Plans for controversial Tower of London rejected

A controversial 48-story tower in central London has been denied planning permission because it would cause damage to the Tower of London and Britain’s oldest synagogue.

Plans for 31 Bury Street, developed by BentallGreenOak and designed by architect Stiff + Trevillion, have been rejected by the City of London Corporation councilors. Their decision contradicted the recommendation of their planning officer, who had recommended the approval of the building project in April. At the time, planners said the public benefits of the 197-foot-tall tower would outweigh concerns that it could adversely affect heritage sites like the Tower of London.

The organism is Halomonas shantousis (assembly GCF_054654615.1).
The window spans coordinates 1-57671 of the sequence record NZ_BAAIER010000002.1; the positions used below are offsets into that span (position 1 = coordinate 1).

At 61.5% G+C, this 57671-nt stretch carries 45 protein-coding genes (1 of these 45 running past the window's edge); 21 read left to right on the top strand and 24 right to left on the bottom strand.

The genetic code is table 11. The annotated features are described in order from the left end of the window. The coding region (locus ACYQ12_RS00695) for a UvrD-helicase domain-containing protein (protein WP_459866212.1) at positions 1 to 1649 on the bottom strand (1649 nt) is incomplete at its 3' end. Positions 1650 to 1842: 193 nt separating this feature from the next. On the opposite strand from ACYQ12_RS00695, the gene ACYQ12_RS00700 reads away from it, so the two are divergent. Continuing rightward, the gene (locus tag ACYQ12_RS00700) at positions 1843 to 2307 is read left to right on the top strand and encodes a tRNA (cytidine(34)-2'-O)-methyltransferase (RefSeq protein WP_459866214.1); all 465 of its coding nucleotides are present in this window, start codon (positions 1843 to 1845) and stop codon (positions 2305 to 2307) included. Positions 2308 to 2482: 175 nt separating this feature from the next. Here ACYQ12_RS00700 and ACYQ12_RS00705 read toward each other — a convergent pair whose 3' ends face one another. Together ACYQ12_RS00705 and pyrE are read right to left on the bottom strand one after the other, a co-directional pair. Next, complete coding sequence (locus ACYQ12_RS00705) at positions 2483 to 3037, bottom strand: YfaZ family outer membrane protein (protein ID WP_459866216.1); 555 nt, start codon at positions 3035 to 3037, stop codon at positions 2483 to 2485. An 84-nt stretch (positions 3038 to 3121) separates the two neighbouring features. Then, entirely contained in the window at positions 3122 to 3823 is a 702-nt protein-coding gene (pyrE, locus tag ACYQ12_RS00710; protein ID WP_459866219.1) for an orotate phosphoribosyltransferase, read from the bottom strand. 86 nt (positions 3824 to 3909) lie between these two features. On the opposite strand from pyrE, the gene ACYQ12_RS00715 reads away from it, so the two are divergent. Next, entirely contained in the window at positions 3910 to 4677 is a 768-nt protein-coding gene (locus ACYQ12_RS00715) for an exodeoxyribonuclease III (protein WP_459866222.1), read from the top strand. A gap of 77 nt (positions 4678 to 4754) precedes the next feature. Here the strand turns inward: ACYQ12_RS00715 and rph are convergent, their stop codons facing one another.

The development plan envisaged the demolition of the existing building and the construction of 48 upper floors for office space as well as two basement floors, some of which were retail space and other communal areas. As part of the project, more than 400 parking spaces were to be created in the basement.

Historic England and historic royal palaces opposed the scheme, while officials from Britain’s oldest synagogue, Bevis Marks, which was founded in 1701, said the scheme would affect the religious significance of the religious site and result in a loss of sunlight in the area .

BentallGreenOak Managing Director Alexander Morris said: “We are disappointed with today’s decision by the City of London Planning and Transportation Committee. We will examine the reasons for the decision and then think about our next steps. “

Stiff + Trevillion declined to comment.

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